Dei'ah veDibur - Information & Insight

A Window into the Chareidi World

17 Ellul 5761 - September 5, 2001 | Mordecai Plaut, director Published Weekly









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Shema Yisrael Torah Network
Shema Yisrael Torah Network

Real Estate: The Rothschilds Did their Part . . .

by Pinchas Moses

After more than a hundred years the Interior Minister has decided to violate the condition upon which the Rothschild Family consented to donate more than 75,000 acres of valuable land to the State.

The story began way before the first years of the State of Israel. The grandson of renowned philanthropist Edmund de Rothschild, wanted to help the new nation-in-formation, and found an original means of doing so by transferring more than 75,000 acres of family-held land. He set one condition for the contribution: that out of all of the tens of thousands of acres transferred to State ownership, a "small" tract be set aside for the family in the area of Caesaria.

And since it's generally considered unwise to argue with such important contributors, the State "agreed" to accept the contribution along with the attached condition.

Thus the decision was made to set up the Caesaria Fund, in which the State is also involved. The fund was designed to develop the residential area of Caesaria and the nearby industrial zone (a total of 7,500 acres). It was decided that the money received from the sale of plots would be designated as donations. Levi Eshkol, who was prime minister at the time, did not oppose such a generous proposition and signed the agreement with the Rothschilds.

But one small clause was included in the agreement, stipulating that the area remain extra-territorial -- unincorporated into any municipality. Another small clause stipulated that the extra-territorial status would apply until 2123.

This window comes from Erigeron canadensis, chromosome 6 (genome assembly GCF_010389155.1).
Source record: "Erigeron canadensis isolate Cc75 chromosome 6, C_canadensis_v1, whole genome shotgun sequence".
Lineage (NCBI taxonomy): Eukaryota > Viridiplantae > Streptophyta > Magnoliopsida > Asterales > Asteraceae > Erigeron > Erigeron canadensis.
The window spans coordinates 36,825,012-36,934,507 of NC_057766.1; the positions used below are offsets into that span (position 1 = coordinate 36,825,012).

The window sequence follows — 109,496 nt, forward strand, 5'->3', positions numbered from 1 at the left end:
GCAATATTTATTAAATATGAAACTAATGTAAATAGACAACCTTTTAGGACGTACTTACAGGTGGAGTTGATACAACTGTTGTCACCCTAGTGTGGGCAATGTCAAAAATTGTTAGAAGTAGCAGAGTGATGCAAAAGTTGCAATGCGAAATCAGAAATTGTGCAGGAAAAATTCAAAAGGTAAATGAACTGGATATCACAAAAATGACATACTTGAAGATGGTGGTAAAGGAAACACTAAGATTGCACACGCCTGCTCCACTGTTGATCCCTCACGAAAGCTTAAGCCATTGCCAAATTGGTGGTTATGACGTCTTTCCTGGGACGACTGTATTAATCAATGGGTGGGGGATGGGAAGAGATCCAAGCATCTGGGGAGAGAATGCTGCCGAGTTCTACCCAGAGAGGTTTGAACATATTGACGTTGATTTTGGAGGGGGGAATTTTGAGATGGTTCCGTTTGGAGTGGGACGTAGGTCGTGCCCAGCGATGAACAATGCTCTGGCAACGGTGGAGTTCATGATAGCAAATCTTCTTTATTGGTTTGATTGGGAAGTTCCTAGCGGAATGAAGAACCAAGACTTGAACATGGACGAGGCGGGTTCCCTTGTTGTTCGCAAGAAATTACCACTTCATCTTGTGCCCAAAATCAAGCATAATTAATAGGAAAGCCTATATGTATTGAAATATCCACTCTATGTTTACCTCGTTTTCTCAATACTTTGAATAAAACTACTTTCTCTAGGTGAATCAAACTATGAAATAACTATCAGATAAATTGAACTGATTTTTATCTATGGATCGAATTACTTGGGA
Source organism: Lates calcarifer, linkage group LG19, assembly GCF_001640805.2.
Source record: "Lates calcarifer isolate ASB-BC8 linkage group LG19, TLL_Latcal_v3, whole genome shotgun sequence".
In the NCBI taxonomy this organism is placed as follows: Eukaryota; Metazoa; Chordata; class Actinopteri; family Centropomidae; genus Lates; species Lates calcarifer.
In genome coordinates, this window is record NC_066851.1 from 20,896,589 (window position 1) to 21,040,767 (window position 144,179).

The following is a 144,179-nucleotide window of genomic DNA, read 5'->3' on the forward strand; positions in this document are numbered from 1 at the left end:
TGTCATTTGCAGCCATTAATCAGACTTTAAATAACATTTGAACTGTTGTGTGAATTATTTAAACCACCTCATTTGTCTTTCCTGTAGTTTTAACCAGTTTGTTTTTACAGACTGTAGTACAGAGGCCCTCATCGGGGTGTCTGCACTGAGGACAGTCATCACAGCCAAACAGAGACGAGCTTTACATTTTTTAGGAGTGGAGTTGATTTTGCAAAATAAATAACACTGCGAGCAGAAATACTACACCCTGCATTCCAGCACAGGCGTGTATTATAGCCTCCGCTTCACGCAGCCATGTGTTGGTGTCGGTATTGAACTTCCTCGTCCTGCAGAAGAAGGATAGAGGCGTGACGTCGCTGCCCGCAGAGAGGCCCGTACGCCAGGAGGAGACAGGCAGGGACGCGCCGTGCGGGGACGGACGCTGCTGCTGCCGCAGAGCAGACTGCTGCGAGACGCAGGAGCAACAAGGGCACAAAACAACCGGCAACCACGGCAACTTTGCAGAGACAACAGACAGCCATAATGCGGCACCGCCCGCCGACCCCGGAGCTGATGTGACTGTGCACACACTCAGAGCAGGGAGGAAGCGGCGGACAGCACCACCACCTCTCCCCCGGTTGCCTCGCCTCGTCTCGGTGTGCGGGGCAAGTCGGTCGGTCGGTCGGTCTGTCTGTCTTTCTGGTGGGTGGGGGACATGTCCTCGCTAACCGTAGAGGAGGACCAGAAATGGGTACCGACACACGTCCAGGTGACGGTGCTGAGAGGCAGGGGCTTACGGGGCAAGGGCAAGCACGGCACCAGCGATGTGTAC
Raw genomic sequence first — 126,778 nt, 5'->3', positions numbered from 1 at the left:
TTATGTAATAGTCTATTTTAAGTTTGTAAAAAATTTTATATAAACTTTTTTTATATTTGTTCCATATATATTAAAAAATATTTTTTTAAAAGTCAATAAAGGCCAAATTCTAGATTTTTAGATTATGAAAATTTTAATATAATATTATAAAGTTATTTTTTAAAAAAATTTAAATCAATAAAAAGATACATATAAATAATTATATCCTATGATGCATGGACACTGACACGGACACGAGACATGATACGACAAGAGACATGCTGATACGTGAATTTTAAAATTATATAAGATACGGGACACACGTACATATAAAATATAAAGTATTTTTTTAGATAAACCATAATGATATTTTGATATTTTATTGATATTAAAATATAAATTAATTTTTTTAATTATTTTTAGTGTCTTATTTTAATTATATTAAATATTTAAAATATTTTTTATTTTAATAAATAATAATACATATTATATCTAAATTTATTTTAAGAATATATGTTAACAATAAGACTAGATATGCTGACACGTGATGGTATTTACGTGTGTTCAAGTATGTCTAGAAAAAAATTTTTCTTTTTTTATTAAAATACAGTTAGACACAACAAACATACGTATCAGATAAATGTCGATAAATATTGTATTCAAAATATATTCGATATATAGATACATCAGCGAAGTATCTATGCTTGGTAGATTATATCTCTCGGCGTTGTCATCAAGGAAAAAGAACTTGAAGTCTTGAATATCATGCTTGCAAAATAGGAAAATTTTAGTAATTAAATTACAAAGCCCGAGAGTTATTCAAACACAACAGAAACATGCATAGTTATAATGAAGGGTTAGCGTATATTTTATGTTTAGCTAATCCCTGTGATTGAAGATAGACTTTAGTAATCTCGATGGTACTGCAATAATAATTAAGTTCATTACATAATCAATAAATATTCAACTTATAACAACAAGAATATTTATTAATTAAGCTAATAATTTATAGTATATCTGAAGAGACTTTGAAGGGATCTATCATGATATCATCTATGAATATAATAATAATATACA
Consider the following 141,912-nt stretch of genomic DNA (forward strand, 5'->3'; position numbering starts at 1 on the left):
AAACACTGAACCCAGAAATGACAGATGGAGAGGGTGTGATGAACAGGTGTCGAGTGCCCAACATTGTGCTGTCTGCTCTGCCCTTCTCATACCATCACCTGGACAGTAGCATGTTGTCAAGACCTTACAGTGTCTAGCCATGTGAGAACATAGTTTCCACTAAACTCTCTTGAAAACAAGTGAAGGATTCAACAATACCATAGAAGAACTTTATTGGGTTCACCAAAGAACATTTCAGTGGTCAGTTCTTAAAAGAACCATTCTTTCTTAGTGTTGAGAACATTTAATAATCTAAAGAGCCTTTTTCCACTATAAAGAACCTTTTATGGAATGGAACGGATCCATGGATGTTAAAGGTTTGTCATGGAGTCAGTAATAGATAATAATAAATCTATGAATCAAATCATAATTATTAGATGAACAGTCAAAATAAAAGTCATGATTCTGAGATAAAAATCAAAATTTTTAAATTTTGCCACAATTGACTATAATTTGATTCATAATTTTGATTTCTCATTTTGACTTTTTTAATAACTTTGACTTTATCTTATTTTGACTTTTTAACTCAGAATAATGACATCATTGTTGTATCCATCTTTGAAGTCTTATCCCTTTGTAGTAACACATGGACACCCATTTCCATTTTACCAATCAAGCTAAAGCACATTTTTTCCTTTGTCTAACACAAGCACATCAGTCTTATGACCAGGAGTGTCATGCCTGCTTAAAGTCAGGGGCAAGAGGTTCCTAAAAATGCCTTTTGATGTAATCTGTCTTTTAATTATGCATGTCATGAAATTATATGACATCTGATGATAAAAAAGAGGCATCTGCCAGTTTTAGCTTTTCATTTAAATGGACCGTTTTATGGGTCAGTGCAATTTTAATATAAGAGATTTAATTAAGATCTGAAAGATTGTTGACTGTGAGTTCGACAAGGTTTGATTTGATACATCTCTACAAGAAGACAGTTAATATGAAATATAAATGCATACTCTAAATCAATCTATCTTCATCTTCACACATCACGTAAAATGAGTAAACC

Now, the hundreds of villas built on the expensive plots in Caesaria can be easily seen from the highway. But over the last decade an industrial zone has also been built to the east of the city, in close proximity to Or Akiva, another urban area. Some 120 factories have been constructed on 875 acres, employing 4,500 workers. This economic boom allowed the Caesaria Fund to distribute extensive contributions, most of which went to the educational system in Or Akiva. But from the standpoint of the heads of the local council there, the arrangement was not so rosy. As an extra- territorial zone, the factories in the Caesaria industrial park do not pay taxes to any local council.

In order to appease the neighbors, former Interior Minister Chaim Ramon decided to "discontinue" the agreement originally signed with the Rothschilds 123 years ago, well before its expiration date. Accordingly Ramon decided to divide Caesaria's industrial park among nearby local councils, thereby obligating the factories to pay local taxes.

The Caesaria Fund was furious. It is not every day that someone scorns the representatives of Baron Rothschild in such a manner.

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